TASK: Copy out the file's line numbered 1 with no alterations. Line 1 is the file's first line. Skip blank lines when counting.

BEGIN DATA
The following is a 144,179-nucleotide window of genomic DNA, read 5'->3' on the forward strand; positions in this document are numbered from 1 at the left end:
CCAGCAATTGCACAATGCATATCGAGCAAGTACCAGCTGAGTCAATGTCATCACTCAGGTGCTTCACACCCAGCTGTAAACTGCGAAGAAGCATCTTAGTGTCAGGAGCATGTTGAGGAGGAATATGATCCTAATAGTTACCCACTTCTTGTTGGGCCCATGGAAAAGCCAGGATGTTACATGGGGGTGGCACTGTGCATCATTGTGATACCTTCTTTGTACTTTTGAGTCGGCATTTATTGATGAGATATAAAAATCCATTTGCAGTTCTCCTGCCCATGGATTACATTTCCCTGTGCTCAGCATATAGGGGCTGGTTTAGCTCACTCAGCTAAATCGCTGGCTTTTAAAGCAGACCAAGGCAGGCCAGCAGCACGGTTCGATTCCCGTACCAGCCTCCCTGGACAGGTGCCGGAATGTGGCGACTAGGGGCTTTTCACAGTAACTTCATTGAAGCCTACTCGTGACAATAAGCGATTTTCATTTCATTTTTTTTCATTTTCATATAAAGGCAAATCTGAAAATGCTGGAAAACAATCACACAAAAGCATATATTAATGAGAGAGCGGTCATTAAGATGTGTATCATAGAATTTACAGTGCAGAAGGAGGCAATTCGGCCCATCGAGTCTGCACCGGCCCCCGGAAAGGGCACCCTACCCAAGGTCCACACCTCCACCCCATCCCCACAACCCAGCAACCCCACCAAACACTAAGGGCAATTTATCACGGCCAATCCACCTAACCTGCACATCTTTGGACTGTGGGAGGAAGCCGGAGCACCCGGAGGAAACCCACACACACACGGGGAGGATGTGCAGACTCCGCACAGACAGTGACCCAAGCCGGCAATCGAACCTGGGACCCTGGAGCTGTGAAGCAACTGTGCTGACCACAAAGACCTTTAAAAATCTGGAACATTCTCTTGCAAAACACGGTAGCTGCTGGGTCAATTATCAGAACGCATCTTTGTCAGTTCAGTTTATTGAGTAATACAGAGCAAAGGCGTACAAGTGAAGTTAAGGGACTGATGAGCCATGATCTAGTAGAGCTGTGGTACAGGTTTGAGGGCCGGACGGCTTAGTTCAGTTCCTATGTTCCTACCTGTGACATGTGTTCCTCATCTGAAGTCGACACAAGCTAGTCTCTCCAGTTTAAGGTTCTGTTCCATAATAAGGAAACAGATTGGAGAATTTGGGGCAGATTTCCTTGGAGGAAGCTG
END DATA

The following is a 144,179-nucleotide window of genomic DNA, read 5'->3' on the forward strand; positions in this document are numbered from 1 at the left end: